Visiting Yosemite

Yosemite is about 320 kilometers east of San Francisco. The roads leading to the park pass over lower parts of the huge mountains. Then the road goes lower and lower into the Yosemite Valley.

Visitors to Yosemite Park can stay in several kinds of places in Yosemite Park. Beautiful old hotels are near the park. Some are very costly. Many people bring tents and camp in the park. It costs only a few dollars a day to place a tent in the approved areas.

A view seen on the way to Glacier Point trail in the Yosemite National Park, California.

A view seen on the way to Glacier Point trail in the Yosemite National Park, California.

Visitors can walk through the beautiful valley and the mountains. There are more than 1,100 kilometers of walking paths. Some short trails take only a few minutes to walk. Others can take days to complete.

Rock climbing adventures

People come from all over the world to climb the rock formations at Yosemite. The most famous of these is called El Capitan. Climbers call it "El Cap" for short. Climbing El Cap is only for rock climbing experts. It is difficult and dangerous.

The climb is straight up the face of a rock wall. People say it can take about three days to climb to the top of El Cap. Climbers must look for cracks in the rock. They place their hands and feet in the cracks and then work their way up. They also use ropes and special equipment.

From the bottom of the valley to the top of El Cap is about 1,100 meters. The climbers on El Cap must rest and sleep during the climb. They hang cloth beds, or hammocks, on the rocks.

Kevin Jorgeson, left, and Tommy Caldwell climb El Capitan, Wednesday, Jan. 14, 2015, as seen from the valley floor in Yosemite National Park

Kevin Jorgeson, left, and Tommy Caldwell climb El Capitan, Wednesday, Jan. 14, 2015, as seen from the valley floor in Yosemite National Park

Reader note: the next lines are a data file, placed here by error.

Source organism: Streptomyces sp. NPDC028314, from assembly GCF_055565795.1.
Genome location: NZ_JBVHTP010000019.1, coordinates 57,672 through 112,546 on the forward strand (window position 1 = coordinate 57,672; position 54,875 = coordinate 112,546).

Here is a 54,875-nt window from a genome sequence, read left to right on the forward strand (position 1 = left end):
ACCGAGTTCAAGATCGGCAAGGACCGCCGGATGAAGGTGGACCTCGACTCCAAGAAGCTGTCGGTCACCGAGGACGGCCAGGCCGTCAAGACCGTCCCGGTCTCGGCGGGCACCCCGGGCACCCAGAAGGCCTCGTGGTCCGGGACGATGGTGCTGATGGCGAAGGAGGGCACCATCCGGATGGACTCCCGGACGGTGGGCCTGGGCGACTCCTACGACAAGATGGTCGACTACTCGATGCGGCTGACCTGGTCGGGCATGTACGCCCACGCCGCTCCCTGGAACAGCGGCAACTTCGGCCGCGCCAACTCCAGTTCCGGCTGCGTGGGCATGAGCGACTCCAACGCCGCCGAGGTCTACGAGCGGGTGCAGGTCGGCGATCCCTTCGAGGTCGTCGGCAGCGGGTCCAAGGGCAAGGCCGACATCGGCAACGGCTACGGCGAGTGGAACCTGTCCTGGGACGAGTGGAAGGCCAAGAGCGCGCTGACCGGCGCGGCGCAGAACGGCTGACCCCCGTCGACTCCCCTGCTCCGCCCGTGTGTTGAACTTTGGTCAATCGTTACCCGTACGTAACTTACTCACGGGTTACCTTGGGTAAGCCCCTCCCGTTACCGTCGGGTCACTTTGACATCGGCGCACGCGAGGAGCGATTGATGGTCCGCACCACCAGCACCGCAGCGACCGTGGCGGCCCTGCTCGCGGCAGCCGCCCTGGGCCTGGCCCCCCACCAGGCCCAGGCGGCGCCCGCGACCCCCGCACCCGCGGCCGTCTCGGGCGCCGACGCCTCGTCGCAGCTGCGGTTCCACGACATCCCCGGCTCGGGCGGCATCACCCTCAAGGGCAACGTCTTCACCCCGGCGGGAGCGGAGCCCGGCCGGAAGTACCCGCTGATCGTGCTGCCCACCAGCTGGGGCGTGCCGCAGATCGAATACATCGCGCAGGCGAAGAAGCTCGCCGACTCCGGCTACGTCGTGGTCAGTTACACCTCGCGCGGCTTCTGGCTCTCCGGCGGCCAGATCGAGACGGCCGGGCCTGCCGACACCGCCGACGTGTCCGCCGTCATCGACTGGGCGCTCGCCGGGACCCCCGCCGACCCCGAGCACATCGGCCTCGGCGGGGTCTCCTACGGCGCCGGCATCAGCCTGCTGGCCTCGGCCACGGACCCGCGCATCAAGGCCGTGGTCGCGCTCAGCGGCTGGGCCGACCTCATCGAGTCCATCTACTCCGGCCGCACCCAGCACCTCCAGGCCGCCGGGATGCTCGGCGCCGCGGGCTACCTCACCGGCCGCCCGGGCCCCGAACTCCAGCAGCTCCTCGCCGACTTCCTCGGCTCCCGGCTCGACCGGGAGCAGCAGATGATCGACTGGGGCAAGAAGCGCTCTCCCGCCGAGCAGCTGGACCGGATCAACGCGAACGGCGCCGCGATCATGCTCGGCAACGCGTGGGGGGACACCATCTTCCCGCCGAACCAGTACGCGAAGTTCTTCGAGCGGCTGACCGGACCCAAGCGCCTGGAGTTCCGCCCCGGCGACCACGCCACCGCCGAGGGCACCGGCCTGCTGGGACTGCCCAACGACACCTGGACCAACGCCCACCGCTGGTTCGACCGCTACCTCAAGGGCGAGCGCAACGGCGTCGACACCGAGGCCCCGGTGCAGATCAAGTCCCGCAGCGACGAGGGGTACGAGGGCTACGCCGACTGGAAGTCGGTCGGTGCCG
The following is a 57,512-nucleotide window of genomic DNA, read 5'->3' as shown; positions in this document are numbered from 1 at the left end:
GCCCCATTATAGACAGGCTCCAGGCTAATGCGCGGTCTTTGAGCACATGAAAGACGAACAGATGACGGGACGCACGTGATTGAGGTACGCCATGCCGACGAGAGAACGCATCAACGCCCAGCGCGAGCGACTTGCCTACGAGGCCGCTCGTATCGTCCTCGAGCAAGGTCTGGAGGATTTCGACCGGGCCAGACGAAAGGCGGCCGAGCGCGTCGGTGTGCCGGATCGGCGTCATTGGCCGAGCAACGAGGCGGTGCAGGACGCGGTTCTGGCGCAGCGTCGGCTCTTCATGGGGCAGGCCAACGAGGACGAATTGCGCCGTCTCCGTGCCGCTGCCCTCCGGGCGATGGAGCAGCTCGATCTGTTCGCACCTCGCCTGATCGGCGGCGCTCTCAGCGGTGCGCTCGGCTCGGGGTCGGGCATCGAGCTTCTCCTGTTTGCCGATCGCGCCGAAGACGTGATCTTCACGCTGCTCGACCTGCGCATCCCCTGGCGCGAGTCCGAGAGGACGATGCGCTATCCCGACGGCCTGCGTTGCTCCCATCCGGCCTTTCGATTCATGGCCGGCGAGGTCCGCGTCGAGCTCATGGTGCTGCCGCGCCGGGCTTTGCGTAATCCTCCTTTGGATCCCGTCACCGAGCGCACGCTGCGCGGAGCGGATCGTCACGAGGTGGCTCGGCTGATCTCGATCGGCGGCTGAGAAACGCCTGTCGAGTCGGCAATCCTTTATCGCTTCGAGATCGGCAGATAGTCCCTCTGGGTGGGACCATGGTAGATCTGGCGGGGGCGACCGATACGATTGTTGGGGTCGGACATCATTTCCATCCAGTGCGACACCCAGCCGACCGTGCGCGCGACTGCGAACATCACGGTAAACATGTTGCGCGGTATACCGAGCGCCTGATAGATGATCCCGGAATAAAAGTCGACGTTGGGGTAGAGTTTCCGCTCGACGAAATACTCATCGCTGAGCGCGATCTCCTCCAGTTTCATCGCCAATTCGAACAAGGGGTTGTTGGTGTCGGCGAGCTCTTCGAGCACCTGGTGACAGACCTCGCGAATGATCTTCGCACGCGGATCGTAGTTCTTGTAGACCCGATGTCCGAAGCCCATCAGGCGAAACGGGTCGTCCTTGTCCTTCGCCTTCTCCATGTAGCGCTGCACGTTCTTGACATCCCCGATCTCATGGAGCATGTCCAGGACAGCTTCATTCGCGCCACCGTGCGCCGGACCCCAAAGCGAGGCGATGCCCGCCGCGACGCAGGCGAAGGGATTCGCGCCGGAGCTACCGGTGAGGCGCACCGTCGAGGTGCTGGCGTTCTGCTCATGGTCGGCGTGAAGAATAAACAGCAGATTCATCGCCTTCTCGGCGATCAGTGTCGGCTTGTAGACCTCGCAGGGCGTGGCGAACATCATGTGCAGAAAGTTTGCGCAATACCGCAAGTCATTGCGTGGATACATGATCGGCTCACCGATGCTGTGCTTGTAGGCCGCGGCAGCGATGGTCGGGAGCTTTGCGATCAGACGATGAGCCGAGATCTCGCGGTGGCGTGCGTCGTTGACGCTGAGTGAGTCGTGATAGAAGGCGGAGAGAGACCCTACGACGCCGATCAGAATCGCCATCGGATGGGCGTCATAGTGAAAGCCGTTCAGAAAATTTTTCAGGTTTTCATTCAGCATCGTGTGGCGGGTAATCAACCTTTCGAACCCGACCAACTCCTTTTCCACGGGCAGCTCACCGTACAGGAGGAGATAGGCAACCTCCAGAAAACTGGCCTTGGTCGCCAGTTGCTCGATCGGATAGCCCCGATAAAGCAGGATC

In 2015, two American rock climbers made history by becoming the first people to "free climb" El Cap's Dawn Wall. It is considered one of the hardest climbs in the world. Free climbing means climbing with little special equipment and ropes. It took them 19 days to climb all the way to the top.

One of America's most popular parks

In summer, Yosemite Park is filled with visitors. Large buses bring people from San Francisco to spend the day. Other visitors come by car. Some even come by bicycle.

This April 2013 photo shows the bus at Yosemite National Park picking up passengers at Sentinel Bridge, with Yosemite Falls in the background.

This April 2013 photo shows the bus at Yosemite National Park picking up passengers at Sentinel Bridge, with Yosemite Falls in the background.

About 4 million people visit the park every year.

In the winter, heavy snow falls in the Sierra Nevada Mountains and Yosemite. The snow usually begins in November. Heavy snow forces some of the roads into Yosemite to close during the winter months. The National Park Service works hard to keep most of the roads open.

Winter visitors enjoy a special beauty at Yosemite. Many come to spend their time skiing at Badger Pass. It has a ski school for those who want to learn the sport.

Snow remains on Banner Peak just outside Yosemite National Park

Snow remains on Banner Peak just outside Yosemite National Park

Some of the highest mountain peaks keep their snow until the last hot days of summer.

But, whenever visitors come to Yosemite, they experience great natural beauty in one of America’s first parks.

I'm Caty Weaver.

And I'm Ashley Thompson.

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Words in This Story

stunning - adj. very beautiful or pleasing

granite - n. a very hard type of rock

massive - adj. very large and heavy

trail - n. a path through a forest or up a mountain

This year, the U.S. National Park Service turns 100. America’s 28th President, Woodrow Wilson, formed the National Park Service in 1916 to “protect the wild and wonderful landscapes” in the United States.

Today, the National Park Service protects over 400 parks and historical sites from coast to coast. Every week, VOA Learning English will profile one of the sites within the National Park Service.